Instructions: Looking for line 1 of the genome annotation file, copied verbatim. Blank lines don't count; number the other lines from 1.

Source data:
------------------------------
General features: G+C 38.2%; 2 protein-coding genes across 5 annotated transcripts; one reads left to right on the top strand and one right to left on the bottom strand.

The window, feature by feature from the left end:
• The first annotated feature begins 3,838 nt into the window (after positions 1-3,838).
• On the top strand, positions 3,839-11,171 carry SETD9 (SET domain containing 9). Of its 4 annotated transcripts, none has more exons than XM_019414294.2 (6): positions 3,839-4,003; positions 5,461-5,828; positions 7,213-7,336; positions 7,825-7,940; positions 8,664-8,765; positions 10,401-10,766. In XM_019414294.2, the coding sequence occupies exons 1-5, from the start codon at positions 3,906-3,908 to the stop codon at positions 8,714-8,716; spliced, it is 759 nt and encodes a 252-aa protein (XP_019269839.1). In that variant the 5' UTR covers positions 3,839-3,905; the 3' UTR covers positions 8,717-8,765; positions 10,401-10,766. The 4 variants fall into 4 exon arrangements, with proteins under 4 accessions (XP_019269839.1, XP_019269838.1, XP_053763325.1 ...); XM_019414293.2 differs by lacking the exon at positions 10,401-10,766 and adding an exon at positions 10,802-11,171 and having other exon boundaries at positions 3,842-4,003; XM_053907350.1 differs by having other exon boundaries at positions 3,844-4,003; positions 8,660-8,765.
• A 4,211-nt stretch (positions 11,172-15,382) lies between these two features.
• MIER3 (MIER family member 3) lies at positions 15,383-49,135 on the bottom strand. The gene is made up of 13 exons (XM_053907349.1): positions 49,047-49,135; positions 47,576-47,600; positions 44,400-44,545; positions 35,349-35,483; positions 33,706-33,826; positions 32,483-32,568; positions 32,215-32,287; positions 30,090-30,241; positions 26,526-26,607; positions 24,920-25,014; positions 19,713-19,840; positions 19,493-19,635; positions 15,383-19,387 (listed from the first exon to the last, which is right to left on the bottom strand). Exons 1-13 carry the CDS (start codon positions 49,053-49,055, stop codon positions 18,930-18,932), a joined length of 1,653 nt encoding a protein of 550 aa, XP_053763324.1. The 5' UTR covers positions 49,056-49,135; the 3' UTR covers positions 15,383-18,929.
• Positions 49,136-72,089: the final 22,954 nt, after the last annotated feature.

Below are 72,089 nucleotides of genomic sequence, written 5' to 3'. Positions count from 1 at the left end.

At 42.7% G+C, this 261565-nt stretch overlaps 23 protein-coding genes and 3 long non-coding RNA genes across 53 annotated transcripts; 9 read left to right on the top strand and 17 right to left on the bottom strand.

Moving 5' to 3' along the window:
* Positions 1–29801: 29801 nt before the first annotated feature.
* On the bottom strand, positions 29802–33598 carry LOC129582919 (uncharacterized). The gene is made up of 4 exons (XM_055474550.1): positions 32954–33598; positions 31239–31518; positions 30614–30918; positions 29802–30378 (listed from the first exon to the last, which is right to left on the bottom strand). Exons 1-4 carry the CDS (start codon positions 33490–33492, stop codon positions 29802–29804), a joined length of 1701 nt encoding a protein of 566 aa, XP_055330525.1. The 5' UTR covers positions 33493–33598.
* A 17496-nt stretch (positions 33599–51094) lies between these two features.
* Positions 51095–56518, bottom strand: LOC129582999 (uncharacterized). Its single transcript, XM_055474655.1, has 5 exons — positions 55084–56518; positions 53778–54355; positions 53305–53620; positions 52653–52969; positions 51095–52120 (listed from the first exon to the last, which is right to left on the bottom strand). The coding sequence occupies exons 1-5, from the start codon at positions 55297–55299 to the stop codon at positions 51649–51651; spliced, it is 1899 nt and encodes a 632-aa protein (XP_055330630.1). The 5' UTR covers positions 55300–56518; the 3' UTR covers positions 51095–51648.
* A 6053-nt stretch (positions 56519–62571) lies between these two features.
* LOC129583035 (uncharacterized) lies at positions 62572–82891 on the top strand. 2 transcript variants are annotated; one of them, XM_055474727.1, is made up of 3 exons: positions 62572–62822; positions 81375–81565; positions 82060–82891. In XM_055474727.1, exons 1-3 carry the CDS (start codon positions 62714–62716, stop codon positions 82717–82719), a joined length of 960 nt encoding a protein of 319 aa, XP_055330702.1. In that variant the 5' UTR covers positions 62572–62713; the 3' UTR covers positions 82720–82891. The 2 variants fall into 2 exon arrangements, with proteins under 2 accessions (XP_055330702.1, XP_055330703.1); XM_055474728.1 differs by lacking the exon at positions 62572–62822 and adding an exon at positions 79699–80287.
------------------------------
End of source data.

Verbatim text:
General features: G+C 38.2%; 2 protein-coding genes across 5 annotated transcripts; one reads left to right on the top strand and one right to left on the bottom strand.